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Author Topic: Foundationless Frames  (Read 8051 times)
JordanM
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« on: February 18, 2008, 05:59:02 PM »

I was wondering if you had a frame and drilled holes about an inch apart all the way around the frame and then ran a thin wire back and forth through them all would you need starter strips. I have built 1 but have not tested it out yet seeing it is the middle of the winter and am just starting out at this and dont even have bees yet, but it seems strong.
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randydrivesabus
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« Reply #1 on: February 18, 2008, 06:09:43 PM »

the starter strips aren't there for strength.
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JordanM
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« Reply #2 on: February 18, 2008, 07:32:30 PM »

The bees should no where to start though.
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tillie
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« Reply #3 on: February 18, 2008, 10:42:25 PM »

See Michael Bush's website about how to use foundationless frames:

http://www.bushfarms.com/beesfoundationless.htm

Linda T in Atlanta
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CBEE
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« Reply #4 on: February 19, 2008, 08:42:22 AM »

The bees know to start at the top but to them it's just a big open space and can build any direction they want. The starter strips give them the direction YOU want them to go.
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Brian D. Bray
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« Reply #5 on: February 19, 2008, 09:17:53 PM »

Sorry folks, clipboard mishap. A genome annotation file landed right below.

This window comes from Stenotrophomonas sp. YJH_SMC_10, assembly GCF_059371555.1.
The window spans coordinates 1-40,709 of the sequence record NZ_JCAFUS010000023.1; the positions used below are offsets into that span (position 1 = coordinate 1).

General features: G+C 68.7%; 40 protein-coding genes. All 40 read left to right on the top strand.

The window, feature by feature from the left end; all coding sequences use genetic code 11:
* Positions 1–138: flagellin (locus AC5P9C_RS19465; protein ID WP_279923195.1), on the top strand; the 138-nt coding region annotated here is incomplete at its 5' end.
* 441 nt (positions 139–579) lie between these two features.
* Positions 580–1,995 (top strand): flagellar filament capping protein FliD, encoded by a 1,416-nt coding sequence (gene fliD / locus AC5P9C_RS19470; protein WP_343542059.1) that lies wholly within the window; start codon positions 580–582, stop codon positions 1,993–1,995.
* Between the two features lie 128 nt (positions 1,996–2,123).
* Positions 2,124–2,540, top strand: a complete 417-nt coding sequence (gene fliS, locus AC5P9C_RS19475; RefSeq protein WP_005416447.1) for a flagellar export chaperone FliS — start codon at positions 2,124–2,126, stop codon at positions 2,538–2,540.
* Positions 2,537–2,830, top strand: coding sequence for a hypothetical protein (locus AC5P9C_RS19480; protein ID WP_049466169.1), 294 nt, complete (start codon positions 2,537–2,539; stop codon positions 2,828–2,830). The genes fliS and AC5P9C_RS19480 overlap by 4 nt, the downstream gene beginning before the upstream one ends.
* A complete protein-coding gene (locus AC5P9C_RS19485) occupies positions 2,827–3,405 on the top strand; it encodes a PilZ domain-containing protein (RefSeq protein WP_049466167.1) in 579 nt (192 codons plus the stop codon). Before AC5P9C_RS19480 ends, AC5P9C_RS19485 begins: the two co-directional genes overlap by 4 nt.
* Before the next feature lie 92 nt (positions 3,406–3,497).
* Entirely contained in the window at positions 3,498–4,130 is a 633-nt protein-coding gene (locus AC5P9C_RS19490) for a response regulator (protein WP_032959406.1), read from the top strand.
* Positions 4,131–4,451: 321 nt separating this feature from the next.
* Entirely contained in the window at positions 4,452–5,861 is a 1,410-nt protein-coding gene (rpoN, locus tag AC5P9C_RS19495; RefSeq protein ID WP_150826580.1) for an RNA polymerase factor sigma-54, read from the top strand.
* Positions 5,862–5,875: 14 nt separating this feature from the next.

The bees know to start at the top but to them it's just a big open space and can build any direction they want. The starter strips give them the direction YOU want them to go.

So will the wedge on a top bar.  Just remove it, turn it sideways and re-install it so that it makes a rib along the bottom side of the top bar.  The rib makes a starting point.
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watercarving
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« Reply #6 on: February 19, 2008, 09:31:37 PM »

Unless you already have the frames why not just try some top bars and save some $$ while you are at it?

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CBEE
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« Reply #7 on: February 20, 2008, 07:48:22 AM »

Brian,
I guess about anything that protrudes from the center of the bottom of the bar will work. Has that been your experience ?
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Robo
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« Reply #8 on: February 20, 2008, 08:56:35 AM »

I guess about anything that protrudes from the center of the bottom of the bar will work. Has that been your experience ?


Yes,  I've used coroplast (corrugated plastic) strips made from signs.

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DennisB
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« Reply #9 on: February 20, 2008, 09:00:07 AM »

Robo,

It looks like you wired the frame along with using the starter strip. Were you able to extract using an extractor without damage?

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Robo